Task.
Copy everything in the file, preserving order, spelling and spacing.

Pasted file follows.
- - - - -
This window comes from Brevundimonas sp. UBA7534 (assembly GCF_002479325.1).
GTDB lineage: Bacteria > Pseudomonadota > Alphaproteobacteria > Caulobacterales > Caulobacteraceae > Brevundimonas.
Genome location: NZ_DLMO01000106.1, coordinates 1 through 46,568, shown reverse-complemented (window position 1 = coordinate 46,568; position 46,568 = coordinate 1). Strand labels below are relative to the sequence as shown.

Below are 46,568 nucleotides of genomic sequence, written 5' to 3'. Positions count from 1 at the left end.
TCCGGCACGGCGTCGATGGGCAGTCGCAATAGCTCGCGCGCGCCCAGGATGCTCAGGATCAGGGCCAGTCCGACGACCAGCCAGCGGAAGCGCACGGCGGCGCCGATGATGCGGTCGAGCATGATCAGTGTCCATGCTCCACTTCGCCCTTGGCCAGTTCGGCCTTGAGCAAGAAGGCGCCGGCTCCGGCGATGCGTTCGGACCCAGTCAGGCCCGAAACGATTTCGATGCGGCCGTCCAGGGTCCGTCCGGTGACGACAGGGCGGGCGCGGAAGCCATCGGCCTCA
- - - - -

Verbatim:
This window comes from Brevundimonas sp. UBA7534 (assembly GCF_002479325.1).
GTDB lineage: Bacteria > Pseudomonadota > Alphaproteobacteria > Caulobacterales > Caulobacteraceae > Brevundimonas.
Genome location: NZ_DLMO01000106.1, coordinates 1 through 46,568, shown reverse-complemented (window position 1 = coordinate 46,568; position 46,568 = coordinate 1). Strand labels below are relative to the sequence as shown.

Below are 46,568 nucleotides of genomic sequence, written 5' to 3'. Positions count from 1 at the left end.
TCCGGCACGGCGTCGATGGGCAGTCGCAATAGCTCGCGCGCGCCCAGGATGCTCAGGATCAGGGCCAGTCCGACGACCAGCCAGCGGAAGCGCACGGCGGCGCCGATGATGCGGTCGAGCATGATCAGTGTCCATGCTCCACTTCGCCCTTGGCCAGTTCGGCCTTGAGCAAGAAGGCGCCGGCTCCGGCGATGCGTTCGGACCCAGTCAGGCCCGAAACGATTTCGATGCGGCCGTCCAGGGTCCGTCCGGTGACGACAGGGCGGGCGCGGAAGCCATCGGCCTCA